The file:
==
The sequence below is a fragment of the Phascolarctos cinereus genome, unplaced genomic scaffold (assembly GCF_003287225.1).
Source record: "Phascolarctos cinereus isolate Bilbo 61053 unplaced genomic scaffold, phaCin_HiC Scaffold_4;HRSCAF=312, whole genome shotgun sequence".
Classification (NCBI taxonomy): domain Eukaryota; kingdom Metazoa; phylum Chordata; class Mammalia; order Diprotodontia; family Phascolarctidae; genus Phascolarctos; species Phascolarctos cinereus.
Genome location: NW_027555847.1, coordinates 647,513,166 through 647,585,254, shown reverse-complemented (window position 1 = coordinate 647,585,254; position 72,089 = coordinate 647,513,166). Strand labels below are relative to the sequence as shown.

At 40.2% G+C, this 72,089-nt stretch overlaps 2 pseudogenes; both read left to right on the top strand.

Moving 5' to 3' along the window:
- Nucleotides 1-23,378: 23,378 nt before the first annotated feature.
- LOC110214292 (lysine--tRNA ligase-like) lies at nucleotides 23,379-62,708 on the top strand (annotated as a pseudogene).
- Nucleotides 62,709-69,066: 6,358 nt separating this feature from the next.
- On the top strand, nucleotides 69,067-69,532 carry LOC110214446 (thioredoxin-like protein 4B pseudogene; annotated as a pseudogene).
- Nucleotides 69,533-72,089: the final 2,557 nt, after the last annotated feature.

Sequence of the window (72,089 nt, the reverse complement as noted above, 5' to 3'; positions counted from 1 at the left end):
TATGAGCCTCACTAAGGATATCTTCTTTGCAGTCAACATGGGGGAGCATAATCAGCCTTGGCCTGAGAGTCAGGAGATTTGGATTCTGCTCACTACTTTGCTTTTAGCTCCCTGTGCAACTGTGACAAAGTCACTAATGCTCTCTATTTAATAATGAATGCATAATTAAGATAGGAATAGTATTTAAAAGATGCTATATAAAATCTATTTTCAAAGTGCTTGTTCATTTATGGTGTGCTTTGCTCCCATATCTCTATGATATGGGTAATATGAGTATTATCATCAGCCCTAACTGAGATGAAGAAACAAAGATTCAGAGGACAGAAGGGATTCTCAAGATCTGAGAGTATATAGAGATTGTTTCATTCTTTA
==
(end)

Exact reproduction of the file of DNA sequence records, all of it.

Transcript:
The sequence below is a fragment of the Phascolarctos cinereus genome, unplaced genomic scaffold (assembly GCF_003287225.1).
Source record: "Phascolarctos cinereus isolate Bilbo 61053 unplaced genomic scaffold, phaCin_HiC Scaffold_4;HRSCAF=312, whole genome shotgun sequence".
Classification (NCBI taxonomy): domain Eukaryota; kingdom Metazoa; phylum Chordata; class Mammalia; order Diprotodontia; family Phascolarctidae; genus Phascolarctos; species Phascolarctos cinereus.
Genome location: NW_027555847.1, coordinates 647,513,166 through 647,585,254, shown reverse-complemented (window position 1 = coordinate 647,585,254; position 72,089 = coordinate 647,513,166). Strand labels below are relative to the sequence as shown.

At 40.2% G+C, this 72,089-nt stretch overlaps 2 pseudogenes; both read left to right on the top strand.

Moving 5' to 3' along the window:
- Nucleotides 1-23,378: 23,378 nt before the first annotated feature.
- LOC110214292 (lysine--tRNA ligase-like) lies at nucleotides 23,379-62,708 on the top strand (annotated as a pseudogene).
- Nucleotides 62,709-69,066: 6,358 nt separating this feature from the next.
- On the top strand, nucleotides 69,067-69,532 carry LOC110214446 (thioredoxin-like protein 4B pseudogene; annotated as a pseudogene).
- Nucleotides 69,533-72,089: the final 2,557 nt, after the last annotated feature.

Sequence of the window (72,089 nt, the reverse complement as noted above, 5' to 3'; positions counted from 1 at the left end):
TATGAGCCTCACTAAGGATATCTTCTTTGCAGTCAACATGGGGGAGCATAATCAGCCTTGGCCTGAGAGTCAGGAGATTTGGATTCTGCTCACTACTTTGCTTTTAGCTCCCTGTGCAACTGTGACAAAGTCACTAATGCTCTCTATTTAATAATGAATGCATAATTAAGATAGGAATAGTATTTAAAAGATGCTATATAAAATCTATTTTCAAAGTGCTTGTTCATTTATGGTGTGCTTTGCTCCCATATCTCTATGATATGGGTAATATGAGTATTATCATCAGCCCTAACTGAGATGAAGAAACAAAGATTCAGAGGACAGAAGGGATTCTCAAGATCTGAGAGTATATAGAGATTGTTTCATTCTTTA